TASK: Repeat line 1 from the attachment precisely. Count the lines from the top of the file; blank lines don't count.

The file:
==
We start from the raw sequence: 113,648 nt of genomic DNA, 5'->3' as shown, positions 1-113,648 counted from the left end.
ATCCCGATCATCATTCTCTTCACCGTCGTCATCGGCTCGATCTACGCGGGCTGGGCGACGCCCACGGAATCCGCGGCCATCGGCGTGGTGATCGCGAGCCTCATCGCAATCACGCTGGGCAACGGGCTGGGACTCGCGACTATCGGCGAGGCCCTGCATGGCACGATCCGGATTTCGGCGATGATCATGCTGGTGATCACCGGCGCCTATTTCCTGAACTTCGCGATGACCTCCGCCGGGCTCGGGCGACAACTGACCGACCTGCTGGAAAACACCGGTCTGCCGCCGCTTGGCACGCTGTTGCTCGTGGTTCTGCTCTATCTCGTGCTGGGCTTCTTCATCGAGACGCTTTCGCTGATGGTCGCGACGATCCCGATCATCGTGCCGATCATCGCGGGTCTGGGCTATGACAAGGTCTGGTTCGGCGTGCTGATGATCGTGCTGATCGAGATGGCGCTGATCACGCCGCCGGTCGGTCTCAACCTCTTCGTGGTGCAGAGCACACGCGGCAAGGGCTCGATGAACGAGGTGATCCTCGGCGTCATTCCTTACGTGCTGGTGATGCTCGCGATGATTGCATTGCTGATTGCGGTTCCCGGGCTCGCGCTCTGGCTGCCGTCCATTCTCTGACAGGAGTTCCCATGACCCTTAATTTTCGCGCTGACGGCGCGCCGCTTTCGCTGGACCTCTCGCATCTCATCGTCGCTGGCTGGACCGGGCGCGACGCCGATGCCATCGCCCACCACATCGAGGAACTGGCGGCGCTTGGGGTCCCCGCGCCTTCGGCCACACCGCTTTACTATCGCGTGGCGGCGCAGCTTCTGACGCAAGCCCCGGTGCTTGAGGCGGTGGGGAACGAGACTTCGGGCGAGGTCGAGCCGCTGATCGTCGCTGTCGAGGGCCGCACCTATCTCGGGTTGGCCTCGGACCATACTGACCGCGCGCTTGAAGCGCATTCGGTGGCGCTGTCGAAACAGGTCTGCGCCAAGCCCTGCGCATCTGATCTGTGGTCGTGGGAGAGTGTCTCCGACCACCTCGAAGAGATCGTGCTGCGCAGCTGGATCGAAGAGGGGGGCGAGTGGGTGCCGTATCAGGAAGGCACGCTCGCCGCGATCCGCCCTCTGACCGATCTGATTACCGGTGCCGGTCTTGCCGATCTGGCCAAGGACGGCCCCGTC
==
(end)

We start from the raw sequence: 113,648 nt of genomic DNA, 5'->3' as shown, positions 1-113,648 counted from the left end.